Around 1955, a group of students, teachers, and sportsmen took part in a poll held by the Division of Natural Resources. From this poll it was determined that the black bear would be West Virginia’s state animal. Even though this was officially the case, many residents of West Virginia go their entire lives without ever seeing one. Many areas, up until recently, were believed to not even have any black bears.
That was then, and this is now. In the past ten years the black bear population in West Virginia has been booming. Every single of the 55 counties have reported sightings of the state animal and it seems they are becoming rather common. As wonderful as this might be for the mountain state, it also poses a serious problem. Officials are concerned that with the rise in numbers of black bears there will be a human safety issue.
The West Virginia Department of Natural Resources has issued a press release warning residents of the state to please not feed the bears. It is tempting to want to set out some food to try and get a glimpse of this amazing animal, but once bears get fed once, they will keep coming back for more. Even when they are fed unintentionally by picking through unsecured garbage cans, scavenging pet foods, and raiding bird feeders, the bears lose their fear of humans and become bolder. Wildlife agencies from throughout the state have a motto, “A fed bear is a dead bear.”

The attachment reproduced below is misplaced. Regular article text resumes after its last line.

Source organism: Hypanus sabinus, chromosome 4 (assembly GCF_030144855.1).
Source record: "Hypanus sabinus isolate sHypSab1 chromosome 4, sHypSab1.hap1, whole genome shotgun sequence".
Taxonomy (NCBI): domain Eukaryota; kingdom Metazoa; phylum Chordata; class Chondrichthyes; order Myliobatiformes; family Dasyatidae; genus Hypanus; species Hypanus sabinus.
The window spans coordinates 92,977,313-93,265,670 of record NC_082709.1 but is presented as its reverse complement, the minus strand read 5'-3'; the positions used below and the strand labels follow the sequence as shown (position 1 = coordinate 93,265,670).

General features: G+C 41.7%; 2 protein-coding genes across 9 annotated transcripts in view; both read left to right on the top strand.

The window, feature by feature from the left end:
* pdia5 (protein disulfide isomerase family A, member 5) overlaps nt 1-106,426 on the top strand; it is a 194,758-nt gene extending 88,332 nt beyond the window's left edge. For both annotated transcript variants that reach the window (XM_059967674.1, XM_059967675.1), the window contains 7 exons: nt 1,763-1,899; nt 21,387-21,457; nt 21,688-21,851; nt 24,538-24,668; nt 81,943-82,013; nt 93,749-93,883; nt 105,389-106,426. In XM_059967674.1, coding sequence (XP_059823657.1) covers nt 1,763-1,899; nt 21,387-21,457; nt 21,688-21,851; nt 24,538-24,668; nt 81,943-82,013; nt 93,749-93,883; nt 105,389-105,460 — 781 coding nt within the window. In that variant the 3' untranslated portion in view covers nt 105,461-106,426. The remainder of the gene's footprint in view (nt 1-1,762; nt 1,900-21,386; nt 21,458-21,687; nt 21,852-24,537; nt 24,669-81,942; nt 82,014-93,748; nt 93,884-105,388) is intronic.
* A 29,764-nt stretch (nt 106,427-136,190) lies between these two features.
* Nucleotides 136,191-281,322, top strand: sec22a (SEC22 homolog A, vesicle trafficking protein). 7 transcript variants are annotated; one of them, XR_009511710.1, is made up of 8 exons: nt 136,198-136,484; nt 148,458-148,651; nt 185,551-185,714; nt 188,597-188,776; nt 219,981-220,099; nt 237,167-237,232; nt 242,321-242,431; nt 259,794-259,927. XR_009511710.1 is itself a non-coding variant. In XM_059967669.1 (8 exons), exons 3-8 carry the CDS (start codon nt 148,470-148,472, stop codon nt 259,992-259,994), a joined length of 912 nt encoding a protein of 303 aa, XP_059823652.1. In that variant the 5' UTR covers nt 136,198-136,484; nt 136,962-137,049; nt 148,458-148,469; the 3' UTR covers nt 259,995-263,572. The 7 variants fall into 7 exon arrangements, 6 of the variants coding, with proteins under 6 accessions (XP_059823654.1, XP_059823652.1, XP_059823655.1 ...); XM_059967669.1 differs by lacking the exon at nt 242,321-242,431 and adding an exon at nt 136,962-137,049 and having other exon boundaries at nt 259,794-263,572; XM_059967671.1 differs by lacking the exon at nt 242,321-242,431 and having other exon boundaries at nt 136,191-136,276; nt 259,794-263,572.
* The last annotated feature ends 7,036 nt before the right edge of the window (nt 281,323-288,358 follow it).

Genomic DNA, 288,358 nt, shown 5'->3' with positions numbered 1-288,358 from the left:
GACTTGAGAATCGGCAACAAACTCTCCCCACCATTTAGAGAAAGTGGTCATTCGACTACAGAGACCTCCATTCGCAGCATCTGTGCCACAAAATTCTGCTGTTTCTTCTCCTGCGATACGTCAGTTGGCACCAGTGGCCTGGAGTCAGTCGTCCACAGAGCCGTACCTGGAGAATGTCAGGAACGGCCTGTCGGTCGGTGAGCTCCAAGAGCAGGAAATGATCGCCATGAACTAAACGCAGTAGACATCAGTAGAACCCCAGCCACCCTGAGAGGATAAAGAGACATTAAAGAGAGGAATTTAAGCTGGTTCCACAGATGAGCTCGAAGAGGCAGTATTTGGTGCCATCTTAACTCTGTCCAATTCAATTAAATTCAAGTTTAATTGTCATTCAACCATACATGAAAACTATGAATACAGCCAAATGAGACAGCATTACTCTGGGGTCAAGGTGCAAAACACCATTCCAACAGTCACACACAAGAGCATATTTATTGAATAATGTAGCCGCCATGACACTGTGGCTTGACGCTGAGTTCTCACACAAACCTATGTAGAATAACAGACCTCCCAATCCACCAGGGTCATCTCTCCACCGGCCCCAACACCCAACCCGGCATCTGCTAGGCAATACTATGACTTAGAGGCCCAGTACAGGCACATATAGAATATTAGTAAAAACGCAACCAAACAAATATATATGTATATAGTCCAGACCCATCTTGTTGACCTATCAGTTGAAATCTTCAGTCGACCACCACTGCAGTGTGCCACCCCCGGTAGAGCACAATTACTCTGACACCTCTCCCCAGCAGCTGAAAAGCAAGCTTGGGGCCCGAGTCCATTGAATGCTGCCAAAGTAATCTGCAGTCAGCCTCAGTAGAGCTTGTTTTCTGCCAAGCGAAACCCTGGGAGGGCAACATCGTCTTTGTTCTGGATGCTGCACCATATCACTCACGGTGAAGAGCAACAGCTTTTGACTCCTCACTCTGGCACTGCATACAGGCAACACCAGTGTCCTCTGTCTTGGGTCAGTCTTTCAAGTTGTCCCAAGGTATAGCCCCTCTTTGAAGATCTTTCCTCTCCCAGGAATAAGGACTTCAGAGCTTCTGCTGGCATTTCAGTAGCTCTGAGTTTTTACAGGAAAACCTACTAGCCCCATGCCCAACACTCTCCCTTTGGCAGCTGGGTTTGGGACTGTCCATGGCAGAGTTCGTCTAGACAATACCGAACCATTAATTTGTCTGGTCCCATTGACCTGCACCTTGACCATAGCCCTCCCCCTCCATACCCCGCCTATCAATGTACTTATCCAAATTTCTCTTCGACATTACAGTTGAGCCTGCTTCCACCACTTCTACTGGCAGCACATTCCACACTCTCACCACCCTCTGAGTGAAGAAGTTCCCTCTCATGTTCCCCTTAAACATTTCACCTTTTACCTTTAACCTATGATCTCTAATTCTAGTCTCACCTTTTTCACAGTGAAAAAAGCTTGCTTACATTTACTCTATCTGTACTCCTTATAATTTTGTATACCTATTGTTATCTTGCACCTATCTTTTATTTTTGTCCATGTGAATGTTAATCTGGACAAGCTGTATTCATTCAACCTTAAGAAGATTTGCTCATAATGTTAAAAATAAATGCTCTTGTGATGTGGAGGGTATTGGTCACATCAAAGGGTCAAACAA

Christopher Ryan, the black bear project leader for the DNR Wildlife Resources Section, said, “We have been receiving numerous calls concerning bear sightings from areas that have not had bears in the recent past. Bears have been reported in all 55 counties and we have received many reports of sows with cubs in the northern and western portion of the state.”
There are many reasons not to feed bears and other wildlife, besides the fact that it is against the law. Several diseases may be transmitted in this way, as well as increased predation and habitat destruction around the feeding site. Black bears can typically weigh up to 300 pounds, can swim and climb trees proficiently, and are omnivores (consumes both vegetation and meat). Summer is their breeding season; therefore many males are out and about trying to locate a female in which to mate.
If a bear is continually fed (intentionally or unintentionally) and loses its fear of humans, the DNR is often forced to humanely destroy the bear in question. “Unintentional feeding of black bears is a major concern to the DNR,” Ryan says. “People need to secure garbage in bear-proof facilities and place trash out for collection on the morning of pick-up, not the night before. Residents should remove all outside pet food at night, and bird feeders should be taken down, cleaned, and stored until late fall to further discourage feeding around human habitation.”
WV DNR Press Release. URL: (http://www.wvdnr.gov/2007news/07news105.shtm)